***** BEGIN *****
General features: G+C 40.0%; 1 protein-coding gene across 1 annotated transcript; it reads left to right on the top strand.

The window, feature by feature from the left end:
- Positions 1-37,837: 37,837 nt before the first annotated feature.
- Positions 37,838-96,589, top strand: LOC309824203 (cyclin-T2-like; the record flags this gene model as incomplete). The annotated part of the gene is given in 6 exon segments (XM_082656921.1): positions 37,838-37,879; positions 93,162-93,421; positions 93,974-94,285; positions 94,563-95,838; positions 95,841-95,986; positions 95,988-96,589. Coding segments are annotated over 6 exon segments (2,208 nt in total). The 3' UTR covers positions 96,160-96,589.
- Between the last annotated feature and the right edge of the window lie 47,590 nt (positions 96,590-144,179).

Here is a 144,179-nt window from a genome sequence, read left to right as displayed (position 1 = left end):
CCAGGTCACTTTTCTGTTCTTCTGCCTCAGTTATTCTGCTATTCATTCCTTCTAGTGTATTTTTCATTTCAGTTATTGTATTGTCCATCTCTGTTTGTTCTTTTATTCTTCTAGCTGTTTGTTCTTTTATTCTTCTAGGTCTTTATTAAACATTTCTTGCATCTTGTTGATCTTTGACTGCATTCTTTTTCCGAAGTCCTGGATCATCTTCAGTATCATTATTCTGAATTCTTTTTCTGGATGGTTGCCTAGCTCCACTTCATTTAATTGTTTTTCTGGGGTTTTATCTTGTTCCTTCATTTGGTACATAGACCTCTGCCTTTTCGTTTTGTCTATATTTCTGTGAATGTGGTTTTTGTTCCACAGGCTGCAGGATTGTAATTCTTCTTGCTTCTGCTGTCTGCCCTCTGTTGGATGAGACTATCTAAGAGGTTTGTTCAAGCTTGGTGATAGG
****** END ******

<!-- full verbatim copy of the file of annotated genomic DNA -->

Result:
General features: G+C 40.0%; 1 protein-coding gene across 1 annotated transcript; it reads left to right on the top strand.

The window, feature by feature from the left end:
- Positions 1-37,837: 37,837 nt before the first annotated feature.
- Positions 37,838-96,589, top strand: LOC309824203 (cyclin-T2-like; the record flags this gene model as incomplete). The annotated part of the gene is given in 6 exon segments (XM_082656921.1): positions 37,838-37,879; positions 93,162-93,421; positions 93,974-94,285; positions 94,563-95,838; positions 95,841-95,986; positions 95,988-96,589. Coding segments are annotated over 6 exon segments (2,208 nt in total). The 3' UTR covers positions 96,160-96,589.
- Between the last annotated feature and the right edge of the window lie 47,590 nt (positions 96,590-144,179).

Here is a 144,179-nt window from a genome sequence, read left to right as displayed (position 1 = left end):
CCAGGTCACTTTTCTGTTCTTCTGCCTCAGTTATTCTGCTATTCATTCCTTCTAGTGTATTTTTCATTTCAGTTATTGTATTGTCCATCTCTGTTTGTTCTTTTATTCTTCTAGCTGTTTGTTCTTTTATTCTTCTAGGTCTTTATTAAACATTTCTTGCATCTTGTTGATCTTTGACTGCATTCTTTTTCCGAAGTCCTGGATCATCTTCAGTATCATTATTCTGAATTCTTTTTCTGGATGGTTGCCTAGCTCCACTTCATTTAATTGTTTTTCTGGGGTTTTATCTTGTTCCTTCATTTGGTACATAGACCTCTGCCTTTTCGTTTTGTCTATATTTCTGTGAATGTGGTTTTTGTTCCACAGGCTGCAGGATTGTAATTCTTCTTGCTTCTGCTGTCTGCCCTCTGTTGGATGAGACTATCTAAGAGGTTTGTTCAAGCTTGGTGATAGG